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PENNSYLVANIA HONORED FOR ITS COMMITMENT TO RECYCLING AND ECONOMIC GROWTH

PENNSYLVANIA HONORED FOR ITS COMMITMENT TO RECYCLING AND ECONOMIC GROWTH
 HARRISBURG, Pa., Oct. 7 /PRNewswire/ -- For the second time in three years, Pennsylvania has won top honors in City & State newspaper's annual environmental achievement awards, this time for the Commonwealth's national leadership in recycling -- in particular for its development of markets for recyclables.
 City & State, a national newspaper for state and local governments, lauded the Commonwealth's market development program, headed by Lt. Gov. Mark S. Singel, as best in the nation in its October edition.
 Pennsylvania was honored by the publication in 1990 for developing a comprehensive in-house recycling program for hundreds of state offices.
 "Just four years ago, we developed the largest recycling program in the nation, proving that each state can do its part to tackle our national garbage crisis," Gov. Robert P. Casey said. "Today, our recycling program is closing the loop by proving that businesses and government can work together to create jobs and clean the environment by using recyclables."
 The governor has been asked to accept the award on Nov. 30 at the National League of Cities convention in New Orleans.
 "Pennsylvania's recycling program represents government at its finest," said City & State Editor Ellen Shubart. "An innovative market development program is luring new recycling businesses to the state, and ensuring that recyclables collected by 654 local recycling programs find their way to the state's traditional glass, aluminum, and steel manufacturing plants."
 Casey signed the state's mandatory recycling law in 1988, requiring communities with more than 5,000 people to develop curbside recycling programs. At the same time, the Governor's Recycling Markets Development Task Force was launched to ensure that markets are developed for recyclables collected by the hundreds of new recycling programs.
 The task force, which Singel chairs, has worked successfully with communities and private businesses to develop new markets for recyclables, including the decision by Graham Recycling to open the world's largest plastics recycling facility in York County in 1990. Graham announced last week that it plans to expand the facility to process more plastic bottles received by Pennsylvania's recycling programs.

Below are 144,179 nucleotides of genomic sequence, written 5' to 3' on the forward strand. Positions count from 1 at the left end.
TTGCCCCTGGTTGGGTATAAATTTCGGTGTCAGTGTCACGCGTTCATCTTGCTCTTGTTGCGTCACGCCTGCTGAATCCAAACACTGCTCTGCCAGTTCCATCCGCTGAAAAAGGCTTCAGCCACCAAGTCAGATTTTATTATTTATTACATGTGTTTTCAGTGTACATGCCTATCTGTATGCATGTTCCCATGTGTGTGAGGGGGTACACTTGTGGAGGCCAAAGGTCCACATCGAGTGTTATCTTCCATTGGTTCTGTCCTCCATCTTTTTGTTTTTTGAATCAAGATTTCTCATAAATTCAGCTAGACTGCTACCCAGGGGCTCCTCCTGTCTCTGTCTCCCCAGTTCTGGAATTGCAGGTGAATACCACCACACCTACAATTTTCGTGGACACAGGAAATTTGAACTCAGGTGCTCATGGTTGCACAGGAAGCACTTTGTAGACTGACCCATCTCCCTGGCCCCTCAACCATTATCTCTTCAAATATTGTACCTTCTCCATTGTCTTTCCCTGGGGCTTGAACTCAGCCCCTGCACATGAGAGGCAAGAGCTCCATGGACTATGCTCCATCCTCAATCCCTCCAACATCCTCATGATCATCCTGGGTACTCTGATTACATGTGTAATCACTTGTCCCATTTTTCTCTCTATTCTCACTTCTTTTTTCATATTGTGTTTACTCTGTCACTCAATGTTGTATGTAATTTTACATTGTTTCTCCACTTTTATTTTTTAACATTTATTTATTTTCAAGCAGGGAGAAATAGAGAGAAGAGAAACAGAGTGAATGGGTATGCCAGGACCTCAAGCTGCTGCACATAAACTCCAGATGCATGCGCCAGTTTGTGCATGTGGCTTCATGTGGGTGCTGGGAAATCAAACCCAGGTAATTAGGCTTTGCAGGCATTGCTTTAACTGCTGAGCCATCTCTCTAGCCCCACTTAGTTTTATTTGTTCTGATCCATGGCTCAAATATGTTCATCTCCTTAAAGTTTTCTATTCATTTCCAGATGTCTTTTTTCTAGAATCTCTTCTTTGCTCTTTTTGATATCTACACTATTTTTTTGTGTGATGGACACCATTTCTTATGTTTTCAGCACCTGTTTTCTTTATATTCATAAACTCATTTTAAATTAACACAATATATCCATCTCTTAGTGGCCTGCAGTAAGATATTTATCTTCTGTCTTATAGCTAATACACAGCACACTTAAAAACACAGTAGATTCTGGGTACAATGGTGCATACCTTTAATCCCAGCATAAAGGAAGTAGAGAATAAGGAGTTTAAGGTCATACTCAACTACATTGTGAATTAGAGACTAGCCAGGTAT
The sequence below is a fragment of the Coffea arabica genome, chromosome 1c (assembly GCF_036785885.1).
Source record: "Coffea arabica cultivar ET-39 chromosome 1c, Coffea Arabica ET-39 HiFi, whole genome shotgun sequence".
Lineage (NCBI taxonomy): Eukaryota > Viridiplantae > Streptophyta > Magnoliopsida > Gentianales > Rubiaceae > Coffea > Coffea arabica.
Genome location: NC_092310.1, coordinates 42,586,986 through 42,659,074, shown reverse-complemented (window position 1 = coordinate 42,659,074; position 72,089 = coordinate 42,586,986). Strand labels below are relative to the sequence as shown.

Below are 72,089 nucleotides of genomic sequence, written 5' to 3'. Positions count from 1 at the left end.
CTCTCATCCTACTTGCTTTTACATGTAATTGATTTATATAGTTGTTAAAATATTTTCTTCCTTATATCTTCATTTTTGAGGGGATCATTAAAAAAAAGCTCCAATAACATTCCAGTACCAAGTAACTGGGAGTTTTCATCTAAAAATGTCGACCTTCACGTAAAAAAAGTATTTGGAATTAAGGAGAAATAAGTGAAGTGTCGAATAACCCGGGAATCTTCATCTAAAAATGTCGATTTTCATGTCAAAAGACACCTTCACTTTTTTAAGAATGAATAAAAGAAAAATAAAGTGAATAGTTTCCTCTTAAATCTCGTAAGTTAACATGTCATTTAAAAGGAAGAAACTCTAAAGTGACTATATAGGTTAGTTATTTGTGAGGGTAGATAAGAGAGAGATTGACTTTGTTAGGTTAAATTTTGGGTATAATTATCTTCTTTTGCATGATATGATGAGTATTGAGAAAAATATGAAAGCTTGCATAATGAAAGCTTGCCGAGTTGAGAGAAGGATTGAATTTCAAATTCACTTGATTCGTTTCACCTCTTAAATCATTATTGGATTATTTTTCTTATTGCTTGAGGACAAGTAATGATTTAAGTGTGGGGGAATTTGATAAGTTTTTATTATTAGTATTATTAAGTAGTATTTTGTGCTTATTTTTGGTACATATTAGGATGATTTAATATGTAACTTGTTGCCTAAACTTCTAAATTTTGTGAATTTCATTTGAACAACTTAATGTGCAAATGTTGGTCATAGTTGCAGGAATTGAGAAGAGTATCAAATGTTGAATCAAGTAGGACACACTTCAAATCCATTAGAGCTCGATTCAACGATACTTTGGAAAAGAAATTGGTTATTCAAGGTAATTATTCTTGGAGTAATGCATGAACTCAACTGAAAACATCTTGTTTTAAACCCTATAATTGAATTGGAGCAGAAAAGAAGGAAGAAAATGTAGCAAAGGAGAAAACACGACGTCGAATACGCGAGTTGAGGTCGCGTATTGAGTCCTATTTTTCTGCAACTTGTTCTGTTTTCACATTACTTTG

The task force also has worked with the departments of Commerce and Environmental Resources to secure the use of old newspaper as animal bedding; convert a Clinton County paper mill to produce office paper from recycled newspapers and magazines; site a proposed newspaper de- inking facility in a former Bucks County steel plant; develop a glass processing plant in Clarion County; provide $1.2 million in funding for a similar glass facility in Lehigh County; and secure support of the state's newspapers to use increased amounts of recycled newsprint.
 Singel announced in August that the state has earmarked an additional $10 million in loans, grants and programs for businesses that want to build or expand facilities in Pennsylvania that use recyclables. The announcement already has generated more than 200 calls of interest from businesses throughout the nation.
 The funding will come from a $2 fee assessed on each ton of waste disposed at a state landfill or municipal waste incinerator. The fund already has provided nearly $80 million to local communities to develop recycling programs.
 Shubart said it is Pennsylvania's commitment to work with private businesses and local communities that makes the state's recycling program superior to all others.
 "No state works as hard as Pennsylvania to ensure that recycling works." Shubart said. "It is a virtual green machine, improving both the state's economy and its environment."
 /delval/
 -0- 10/7/92
 /CONTACT: Mary Ellen Bolish of the Department of Environmental Resources, 717-787-1323/ CO: Pennsylvania Department of Environmental Resources ST: Pennsylvania IN: SU:


MP -- PH019 -- 7511 10/07/92 14:14 EDT
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Date:Oct 7, 1992
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